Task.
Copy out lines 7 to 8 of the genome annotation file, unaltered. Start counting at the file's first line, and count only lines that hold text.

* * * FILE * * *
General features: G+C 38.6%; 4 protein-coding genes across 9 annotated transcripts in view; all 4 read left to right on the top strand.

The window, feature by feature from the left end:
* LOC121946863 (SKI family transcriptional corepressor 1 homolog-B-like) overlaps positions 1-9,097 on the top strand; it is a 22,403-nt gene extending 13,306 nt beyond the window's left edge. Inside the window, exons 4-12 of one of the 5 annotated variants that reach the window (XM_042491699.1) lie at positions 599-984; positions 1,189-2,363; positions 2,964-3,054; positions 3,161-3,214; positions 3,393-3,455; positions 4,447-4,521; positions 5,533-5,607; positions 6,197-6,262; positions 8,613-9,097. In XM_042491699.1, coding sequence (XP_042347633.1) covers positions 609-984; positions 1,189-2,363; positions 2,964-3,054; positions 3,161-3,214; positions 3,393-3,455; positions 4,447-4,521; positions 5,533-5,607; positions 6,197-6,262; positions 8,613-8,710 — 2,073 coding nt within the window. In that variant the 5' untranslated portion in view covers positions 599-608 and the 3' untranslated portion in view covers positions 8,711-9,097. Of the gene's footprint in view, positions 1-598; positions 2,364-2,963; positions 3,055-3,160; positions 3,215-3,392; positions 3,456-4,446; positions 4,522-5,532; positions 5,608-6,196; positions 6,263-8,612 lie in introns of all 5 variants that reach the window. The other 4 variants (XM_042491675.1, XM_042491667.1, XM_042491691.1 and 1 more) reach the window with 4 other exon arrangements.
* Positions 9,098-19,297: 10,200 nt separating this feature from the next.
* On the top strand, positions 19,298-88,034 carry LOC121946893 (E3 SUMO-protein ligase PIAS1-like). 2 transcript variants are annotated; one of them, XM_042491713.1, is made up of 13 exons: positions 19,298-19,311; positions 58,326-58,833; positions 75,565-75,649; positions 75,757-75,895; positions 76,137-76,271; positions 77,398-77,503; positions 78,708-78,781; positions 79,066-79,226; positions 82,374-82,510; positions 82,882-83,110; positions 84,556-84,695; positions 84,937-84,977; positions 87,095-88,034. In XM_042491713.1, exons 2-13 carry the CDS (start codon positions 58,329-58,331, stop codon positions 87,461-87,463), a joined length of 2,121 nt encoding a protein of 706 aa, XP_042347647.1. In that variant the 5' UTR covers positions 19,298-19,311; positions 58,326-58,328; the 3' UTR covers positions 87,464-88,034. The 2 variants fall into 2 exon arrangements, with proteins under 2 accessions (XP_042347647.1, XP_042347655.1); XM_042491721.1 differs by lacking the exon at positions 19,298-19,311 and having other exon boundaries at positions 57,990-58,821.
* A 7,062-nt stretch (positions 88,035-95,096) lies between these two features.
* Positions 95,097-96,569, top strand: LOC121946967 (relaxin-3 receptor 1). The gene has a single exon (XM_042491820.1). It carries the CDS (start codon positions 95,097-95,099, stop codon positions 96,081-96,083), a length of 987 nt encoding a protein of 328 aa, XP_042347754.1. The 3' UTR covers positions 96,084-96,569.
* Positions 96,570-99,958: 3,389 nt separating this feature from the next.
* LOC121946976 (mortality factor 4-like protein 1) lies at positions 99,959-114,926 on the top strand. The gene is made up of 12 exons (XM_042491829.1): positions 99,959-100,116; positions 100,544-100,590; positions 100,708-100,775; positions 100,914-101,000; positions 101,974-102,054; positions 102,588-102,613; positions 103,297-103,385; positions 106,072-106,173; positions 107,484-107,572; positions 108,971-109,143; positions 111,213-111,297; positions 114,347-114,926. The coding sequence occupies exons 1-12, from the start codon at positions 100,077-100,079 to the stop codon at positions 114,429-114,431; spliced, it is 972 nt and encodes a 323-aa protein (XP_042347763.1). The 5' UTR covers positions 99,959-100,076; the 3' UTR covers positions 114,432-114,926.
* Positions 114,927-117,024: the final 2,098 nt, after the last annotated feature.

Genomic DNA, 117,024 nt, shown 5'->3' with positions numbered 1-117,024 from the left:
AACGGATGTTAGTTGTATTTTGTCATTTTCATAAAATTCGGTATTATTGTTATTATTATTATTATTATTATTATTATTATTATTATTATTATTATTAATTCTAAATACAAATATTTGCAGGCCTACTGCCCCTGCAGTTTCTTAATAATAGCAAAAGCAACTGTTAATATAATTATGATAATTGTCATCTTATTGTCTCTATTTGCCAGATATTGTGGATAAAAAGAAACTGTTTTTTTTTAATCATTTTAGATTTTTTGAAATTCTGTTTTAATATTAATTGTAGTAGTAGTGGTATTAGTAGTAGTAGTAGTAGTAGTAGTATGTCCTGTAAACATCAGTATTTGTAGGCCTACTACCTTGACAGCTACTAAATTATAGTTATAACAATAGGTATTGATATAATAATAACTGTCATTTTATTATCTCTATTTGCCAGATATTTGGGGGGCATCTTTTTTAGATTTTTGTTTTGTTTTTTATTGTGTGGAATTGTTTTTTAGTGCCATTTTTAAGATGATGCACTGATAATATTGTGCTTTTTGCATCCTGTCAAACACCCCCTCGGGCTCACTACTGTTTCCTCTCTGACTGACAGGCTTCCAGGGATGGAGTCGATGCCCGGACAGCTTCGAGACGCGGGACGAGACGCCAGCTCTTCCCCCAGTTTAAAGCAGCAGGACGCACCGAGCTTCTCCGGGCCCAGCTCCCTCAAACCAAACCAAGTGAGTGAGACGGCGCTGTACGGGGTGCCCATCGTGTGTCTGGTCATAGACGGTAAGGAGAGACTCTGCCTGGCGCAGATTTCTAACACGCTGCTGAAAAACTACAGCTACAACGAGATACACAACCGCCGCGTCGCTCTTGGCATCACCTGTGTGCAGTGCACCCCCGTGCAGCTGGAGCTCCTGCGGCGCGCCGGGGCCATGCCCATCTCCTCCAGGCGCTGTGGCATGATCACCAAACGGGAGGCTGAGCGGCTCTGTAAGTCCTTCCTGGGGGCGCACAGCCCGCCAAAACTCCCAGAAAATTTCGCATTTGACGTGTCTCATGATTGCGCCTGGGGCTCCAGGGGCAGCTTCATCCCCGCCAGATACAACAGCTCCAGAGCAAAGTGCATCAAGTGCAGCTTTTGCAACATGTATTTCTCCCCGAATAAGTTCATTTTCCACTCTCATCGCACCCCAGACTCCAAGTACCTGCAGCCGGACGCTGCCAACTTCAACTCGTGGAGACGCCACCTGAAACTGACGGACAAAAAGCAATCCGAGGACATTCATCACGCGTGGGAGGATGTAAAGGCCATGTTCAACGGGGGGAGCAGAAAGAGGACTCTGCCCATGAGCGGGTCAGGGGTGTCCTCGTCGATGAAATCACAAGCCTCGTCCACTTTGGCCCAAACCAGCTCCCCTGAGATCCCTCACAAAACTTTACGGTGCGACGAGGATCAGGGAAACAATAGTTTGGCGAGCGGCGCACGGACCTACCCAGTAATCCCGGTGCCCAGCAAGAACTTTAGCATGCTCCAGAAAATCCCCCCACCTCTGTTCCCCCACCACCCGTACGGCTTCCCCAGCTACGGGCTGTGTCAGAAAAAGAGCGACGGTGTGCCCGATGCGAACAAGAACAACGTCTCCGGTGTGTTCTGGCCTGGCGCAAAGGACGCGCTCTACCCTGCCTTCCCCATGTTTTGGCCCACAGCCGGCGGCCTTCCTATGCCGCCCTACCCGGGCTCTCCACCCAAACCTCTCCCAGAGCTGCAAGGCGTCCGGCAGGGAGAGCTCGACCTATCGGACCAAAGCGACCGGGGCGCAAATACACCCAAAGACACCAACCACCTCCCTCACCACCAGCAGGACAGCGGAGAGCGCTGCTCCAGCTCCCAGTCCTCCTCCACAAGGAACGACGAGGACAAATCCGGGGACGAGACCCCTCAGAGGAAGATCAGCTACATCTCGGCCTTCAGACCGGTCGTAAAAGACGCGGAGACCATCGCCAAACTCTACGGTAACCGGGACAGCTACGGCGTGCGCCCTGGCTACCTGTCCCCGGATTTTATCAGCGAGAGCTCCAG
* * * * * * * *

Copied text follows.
* Positions 95,097-96,569, top strand: LOC121946967 (relaxin-3 receptor 1). The gene has a single exon (XM_042491820.1). It carries the CDS (start codon positions 95,097-95,099, stop codon positions 96,081-96,083), a length of 987 nt encoding a protein of 328 aa, XP_042347754.1. The 3' UTR covers positions 96,084-96,569.
* Positions 96,570-99,958: 3,389 nt separating this feature from the next.